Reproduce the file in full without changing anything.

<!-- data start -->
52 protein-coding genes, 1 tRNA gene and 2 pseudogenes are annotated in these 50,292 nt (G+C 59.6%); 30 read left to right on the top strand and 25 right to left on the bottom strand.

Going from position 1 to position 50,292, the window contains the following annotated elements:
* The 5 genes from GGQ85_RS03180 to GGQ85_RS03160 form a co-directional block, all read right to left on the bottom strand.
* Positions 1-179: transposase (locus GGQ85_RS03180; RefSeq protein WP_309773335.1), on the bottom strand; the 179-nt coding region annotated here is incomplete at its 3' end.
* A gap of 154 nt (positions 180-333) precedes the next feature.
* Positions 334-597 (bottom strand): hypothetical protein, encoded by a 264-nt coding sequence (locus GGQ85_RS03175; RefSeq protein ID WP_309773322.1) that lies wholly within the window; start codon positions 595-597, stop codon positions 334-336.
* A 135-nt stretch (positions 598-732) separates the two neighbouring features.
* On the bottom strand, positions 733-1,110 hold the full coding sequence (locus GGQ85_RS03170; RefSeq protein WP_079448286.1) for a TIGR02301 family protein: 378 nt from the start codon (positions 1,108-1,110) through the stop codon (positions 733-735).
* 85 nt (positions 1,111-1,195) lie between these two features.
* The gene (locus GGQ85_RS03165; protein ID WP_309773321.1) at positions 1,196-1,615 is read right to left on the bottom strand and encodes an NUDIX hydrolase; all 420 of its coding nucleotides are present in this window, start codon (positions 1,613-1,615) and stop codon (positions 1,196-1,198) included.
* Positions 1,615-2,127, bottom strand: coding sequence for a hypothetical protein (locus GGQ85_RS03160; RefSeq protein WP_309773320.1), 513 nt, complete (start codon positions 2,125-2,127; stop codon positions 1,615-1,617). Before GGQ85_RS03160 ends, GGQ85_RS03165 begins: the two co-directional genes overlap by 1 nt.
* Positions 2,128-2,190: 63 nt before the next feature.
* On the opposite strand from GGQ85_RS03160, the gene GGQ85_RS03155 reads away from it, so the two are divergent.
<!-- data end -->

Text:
52 protein-coding genes, 1 tRNA gene and 2 pseudogenes are annotated in these 50,292 nt (G+C 59.6%); 30 read left to right on the top strand and 25 right to left on the bottom strand.

Going from position 1 to position 50,292, the window contains the following annotated elements:
* The 5 genes from GGQ85_RS03180 to GGQ85_RS03160 form a co-directional block, all read right to left on the bottom strand.
* Positions 1-179: transposase (locus GGQ85_RS03180; RefSeq protein WP_309773335.1), on the bottom strand; the 179-nt coding region annotated here is incomplete at its 3' end.
* A gap of 154 nt (positions 180-333) precedes the next feature.
* Positions 334-597 (bottom strand): hypothetical protein, encoded by a 264-nt coding sequence (locus GGQ85_RS03175; RefSeq protein ID WP_309773322.1) that lies wholly within the window; start codon positions 595-597, stop codon positions 334-336.
* A 135-nt stretch (positions 598-732) separates the two neighbouring features.
* On the bottom strand, positions 733-1,110 hold the full coding sequence (locus GGQ85_RS03170; RefSeq protein WP_079448286.1) for a TIGR02301 family protein: 378 nt from the start codon (positions 1,108-1,110) through the stop codon (positions 733-735).
* 85 nt (positions 1,111-1,195) lie between these two features.
* The gene (locus GGQ85_RS03165; protein ID WP_309773321.1) at positions 1,196-1,615 is read right to left on the bottom strand and encodes an NUDIX hydrolase; all 420 of its coding nucleotides are present in this window, start codon (positions 1,613-1,615) and stop codon (positions 1,196-1,198) included.
* Positions 1,615-2,127, bottom strand: coding sequence for a hypothetical protein (locus GGQ85_RS03160; RefSeq protein WP_309773320.1), 513 nt, complete (start codon positions 2,125-2,127; stop codon positions 1,615-1,617). Before GGQ85_RS03160 ends, GGQ85_RS03165 begins: the two co-directional genes overlap by 1 nt.
* Positions 2,128-2,190: 63 nt before the next feature.
* On the opposite strand from GGQ85_RS03160, the gene GGQ85_RS03155 reads away from it, so the two are divergent.